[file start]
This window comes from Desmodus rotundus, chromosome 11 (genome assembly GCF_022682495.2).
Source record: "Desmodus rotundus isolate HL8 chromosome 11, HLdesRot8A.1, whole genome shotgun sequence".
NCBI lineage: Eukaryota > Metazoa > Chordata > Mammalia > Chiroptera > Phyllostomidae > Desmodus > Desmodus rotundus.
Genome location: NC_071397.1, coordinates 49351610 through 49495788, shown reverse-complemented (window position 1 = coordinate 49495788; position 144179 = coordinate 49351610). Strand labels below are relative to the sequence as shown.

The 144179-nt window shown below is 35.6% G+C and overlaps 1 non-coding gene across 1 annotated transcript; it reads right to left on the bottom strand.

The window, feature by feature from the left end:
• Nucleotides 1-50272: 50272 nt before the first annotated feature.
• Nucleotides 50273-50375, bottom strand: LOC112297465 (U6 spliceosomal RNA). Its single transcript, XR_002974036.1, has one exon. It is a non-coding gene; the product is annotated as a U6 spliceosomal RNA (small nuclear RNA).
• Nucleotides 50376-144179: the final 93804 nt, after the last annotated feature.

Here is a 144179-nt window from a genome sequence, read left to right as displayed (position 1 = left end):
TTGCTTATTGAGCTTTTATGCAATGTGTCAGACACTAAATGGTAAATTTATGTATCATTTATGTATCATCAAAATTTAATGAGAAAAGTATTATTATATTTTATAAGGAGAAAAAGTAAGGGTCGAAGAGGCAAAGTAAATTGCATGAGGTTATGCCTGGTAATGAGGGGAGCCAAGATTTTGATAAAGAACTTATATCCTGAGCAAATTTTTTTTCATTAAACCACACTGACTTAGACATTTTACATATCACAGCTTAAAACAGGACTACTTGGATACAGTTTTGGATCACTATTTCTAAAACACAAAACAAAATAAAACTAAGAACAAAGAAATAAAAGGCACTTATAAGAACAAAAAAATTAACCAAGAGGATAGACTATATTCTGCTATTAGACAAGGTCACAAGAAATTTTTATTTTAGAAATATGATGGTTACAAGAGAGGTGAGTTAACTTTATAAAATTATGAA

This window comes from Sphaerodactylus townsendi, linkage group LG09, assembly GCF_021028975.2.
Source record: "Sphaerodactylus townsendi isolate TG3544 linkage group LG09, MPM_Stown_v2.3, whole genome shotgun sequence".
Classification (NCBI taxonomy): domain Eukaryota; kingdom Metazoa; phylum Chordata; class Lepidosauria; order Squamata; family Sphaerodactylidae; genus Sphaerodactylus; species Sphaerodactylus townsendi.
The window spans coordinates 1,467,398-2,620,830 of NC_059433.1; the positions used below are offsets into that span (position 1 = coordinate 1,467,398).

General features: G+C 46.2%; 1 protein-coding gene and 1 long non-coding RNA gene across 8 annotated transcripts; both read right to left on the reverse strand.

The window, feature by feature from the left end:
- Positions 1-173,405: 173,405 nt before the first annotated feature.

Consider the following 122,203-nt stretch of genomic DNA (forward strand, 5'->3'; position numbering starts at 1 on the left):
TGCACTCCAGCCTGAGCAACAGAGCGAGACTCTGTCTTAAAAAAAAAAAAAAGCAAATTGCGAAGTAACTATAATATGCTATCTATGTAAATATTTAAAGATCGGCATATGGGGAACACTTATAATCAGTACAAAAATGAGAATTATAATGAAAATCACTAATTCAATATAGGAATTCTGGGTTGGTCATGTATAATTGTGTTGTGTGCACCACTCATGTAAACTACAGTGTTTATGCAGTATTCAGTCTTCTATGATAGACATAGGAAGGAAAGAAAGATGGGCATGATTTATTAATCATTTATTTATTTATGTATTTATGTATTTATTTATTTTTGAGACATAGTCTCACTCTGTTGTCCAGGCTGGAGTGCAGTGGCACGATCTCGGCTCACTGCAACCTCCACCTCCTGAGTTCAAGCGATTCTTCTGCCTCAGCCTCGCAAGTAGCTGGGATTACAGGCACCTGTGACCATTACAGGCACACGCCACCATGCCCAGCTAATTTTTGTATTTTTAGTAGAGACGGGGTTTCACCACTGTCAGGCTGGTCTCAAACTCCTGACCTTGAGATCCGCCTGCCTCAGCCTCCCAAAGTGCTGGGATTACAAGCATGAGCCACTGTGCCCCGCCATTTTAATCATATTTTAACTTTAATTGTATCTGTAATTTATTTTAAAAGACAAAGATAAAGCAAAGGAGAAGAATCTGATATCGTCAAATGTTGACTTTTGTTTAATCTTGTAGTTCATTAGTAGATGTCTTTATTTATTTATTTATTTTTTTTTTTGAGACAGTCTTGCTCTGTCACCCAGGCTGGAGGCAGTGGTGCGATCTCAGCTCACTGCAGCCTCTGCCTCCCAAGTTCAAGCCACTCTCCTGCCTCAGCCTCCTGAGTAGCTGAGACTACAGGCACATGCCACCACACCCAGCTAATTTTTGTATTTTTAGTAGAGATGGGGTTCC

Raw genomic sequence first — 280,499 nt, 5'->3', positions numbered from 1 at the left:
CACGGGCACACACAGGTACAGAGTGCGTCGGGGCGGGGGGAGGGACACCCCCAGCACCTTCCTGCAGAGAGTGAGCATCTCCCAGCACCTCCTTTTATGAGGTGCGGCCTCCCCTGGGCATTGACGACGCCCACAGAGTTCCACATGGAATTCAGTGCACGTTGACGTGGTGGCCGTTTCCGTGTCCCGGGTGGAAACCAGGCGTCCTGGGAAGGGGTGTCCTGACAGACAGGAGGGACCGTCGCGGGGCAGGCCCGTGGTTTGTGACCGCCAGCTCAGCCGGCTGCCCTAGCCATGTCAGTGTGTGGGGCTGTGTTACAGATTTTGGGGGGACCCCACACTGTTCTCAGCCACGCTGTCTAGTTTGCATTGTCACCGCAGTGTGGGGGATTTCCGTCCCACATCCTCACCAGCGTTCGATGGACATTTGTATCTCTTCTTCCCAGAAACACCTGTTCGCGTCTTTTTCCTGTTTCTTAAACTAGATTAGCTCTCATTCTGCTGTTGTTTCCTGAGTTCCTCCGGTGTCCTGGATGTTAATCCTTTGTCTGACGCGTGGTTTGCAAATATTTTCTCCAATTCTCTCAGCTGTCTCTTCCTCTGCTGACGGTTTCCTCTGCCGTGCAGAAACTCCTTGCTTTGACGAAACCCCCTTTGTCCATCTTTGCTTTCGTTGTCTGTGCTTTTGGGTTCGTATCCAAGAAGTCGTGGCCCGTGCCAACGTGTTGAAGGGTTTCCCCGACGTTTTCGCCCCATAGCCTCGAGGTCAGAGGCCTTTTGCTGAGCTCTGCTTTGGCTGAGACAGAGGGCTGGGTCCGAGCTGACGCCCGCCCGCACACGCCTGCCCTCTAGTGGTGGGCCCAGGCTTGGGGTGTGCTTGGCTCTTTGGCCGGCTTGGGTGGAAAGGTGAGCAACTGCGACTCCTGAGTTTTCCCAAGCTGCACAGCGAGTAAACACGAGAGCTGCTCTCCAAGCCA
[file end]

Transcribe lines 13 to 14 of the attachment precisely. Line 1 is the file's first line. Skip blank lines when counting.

Source record: "Sphaerodactylus townsendi isolate TG3544 linkage group LG09, MPM_Stown_v2.3, whole genome shotgun sequence".
Classification (NCBI taxonomy): domain Eukaryota; kingdom Metazoa; phylum Chordata; class Lepidosauria; order Squamata; family Sphaerodactylidae; genus Sphaerodactylus; species Sphaerodactylus townsendi.